TODAY – DEC 31, 2010 – IN CANADIAN HISTORY

On This Day

December 31

maple leaf Today's Canadian Headline...
1929 SWEETEST MUSIC THIS SIDE OF HEAVENNew York City – Guy Lombardo and his Royal Canadians play Auld Lang Syne to usher in the New Year for the very first time, in their first annual New Year’s Eve Party at the Hotel Roosevelt Grill. The show is broadcast over the CBS radio network. Born in London Ontario, Guy founded the Lombardo Orchestra with his brother Carmen in 1916. Auld Lang Syne was his band’s theme song before 1929, but tonight was the start of a New Year’s Eve tradition. The Lombardo Orchestra is the longest running act in show business history, and has premiered over 500 hit songs, more than any other musical organization.. The Lombardo New Year’s Eve Party, which later switched to the Waldorf Astoria Hotel, was the longest running annual special program in radio history. The Lombardo Orchestra has performed for more than 1.5 billion TV viewers since they first telecast their New Year’s Eve Party in 1954. Guy Lombardo died in 1977.
1775

Also On This Day...

Quebec Quebec – American Brigadier-General Richard Montgomery 1738-1775 orders the attack on Quebec from the Lower Town at 5 am during a bitterly cold blizzard; he is killed at a fortified gate during the fire fight; Benedict Arnold is wounded. Guy Carleton, Baron Dorchester 1724-1808 repels Americans with the aid of Col. Allan Maclean.

1947

And in Today's Canadian Birthdays...

Burton Cummings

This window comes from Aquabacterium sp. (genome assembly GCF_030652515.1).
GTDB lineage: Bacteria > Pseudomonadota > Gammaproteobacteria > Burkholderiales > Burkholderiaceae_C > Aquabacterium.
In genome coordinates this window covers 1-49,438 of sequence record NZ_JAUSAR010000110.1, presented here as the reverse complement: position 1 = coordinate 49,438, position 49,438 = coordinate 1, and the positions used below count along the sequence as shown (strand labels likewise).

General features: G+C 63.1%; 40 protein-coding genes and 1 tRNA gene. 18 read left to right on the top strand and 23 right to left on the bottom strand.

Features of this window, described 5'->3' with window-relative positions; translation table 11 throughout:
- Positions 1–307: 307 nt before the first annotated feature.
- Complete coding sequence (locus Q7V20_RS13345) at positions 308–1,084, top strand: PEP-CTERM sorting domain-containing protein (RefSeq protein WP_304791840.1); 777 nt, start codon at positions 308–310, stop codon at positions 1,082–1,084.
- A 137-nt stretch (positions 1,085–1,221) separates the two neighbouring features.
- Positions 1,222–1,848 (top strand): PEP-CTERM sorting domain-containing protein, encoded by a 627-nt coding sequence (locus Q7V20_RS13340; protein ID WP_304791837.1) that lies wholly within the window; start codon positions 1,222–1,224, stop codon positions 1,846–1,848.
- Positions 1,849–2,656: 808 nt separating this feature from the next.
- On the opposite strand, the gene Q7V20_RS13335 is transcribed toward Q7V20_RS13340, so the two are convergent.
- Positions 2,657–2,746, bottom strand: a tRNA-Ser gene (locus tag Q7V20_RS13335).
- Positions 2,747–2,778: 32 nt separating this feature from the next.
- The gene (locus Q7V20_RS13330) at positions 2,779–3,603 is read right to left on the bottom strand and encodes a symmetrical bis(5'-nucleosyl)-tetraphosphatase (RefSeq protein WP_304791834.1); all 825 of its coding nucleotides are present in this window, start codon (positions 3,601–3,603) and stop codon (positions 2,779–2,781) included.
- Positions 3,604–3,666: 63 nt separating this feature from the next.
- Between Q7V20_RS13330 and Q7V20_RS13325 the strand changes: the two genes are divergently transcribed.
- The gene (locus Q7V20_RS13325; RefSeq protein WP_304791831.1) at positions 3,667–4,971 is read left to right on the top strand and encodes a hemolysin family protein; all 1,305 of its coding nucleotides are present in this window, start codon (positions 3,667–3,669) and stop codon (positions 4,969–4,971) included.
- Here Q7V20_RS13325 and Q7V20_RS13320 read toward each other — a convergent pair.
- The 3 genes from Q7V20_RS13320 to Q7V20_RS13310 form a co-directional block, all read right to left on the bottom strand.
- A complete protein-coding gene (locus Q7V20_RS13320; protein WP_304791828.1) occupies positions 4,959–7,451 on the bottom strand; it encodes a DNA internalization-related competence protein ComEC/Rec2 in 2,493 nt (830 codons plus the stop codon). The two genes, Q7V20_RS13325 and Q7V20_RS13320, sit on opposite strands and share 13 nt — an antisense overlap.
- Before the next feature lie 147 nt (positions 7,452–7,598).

rock singer, songwriter, born on this day at Winnipeg Manitoba in 1947. In 1964, the Winnipeg group Chad Allan and the Expressions release the hit single Shakin’ All Over with a question mark on the label inviting listeners to ‘Guess Who’ the band really is – the name sticks. In December 1965, Cummings joins The Guess Who to replace Chad Allan on vocals, and from 1965-75 he is the lead singer and keyboardist, with partners Randy Bachman, Jim Kale, Kurt Winter, Bill Wallace, Don McDougall (later Dominic Troiano) and Gary Peterson. On Sept 19, 1968, the band record their debut album Wheatfield Soul at A&R Studios in New York. On Aug 16, 1969 they appear on Dick Clark’s American Bandstand to be awarded a gold record for their Top 10 hit single These Eyes and to perform (She’s Come) Undun. On May 9, 1970 they rocket to the top of the Billboard Hot 100 chart and stay there for three weeks with their hit single American Woman/No Sugar Tonight – making them the first Canadian group to have a number one record in the US and the first to have a Top 10 album (American Woman). Cummings plays his last gig with The Guess Who at the Montreal Forum on Sept 13, 1975, and on Nov 8, 1976, plays his first solo concert at the Manitoba Centennial Concert Hall in Winnipeg. Cummings’ most notable songs are I’m Scared, Stand Tall, These Eyes, Laughing, Undun, No Time, American Woman, No Sugar Tonight/New Mother Nature and Runnin’ Back to Saskatoon. On March 27th, 1996, he released his latest (32nd) solo album, Up Close and Alone, recorded live at the Glenn Gould Studio in TorontoAlso Elizabeth Arden 1884-1966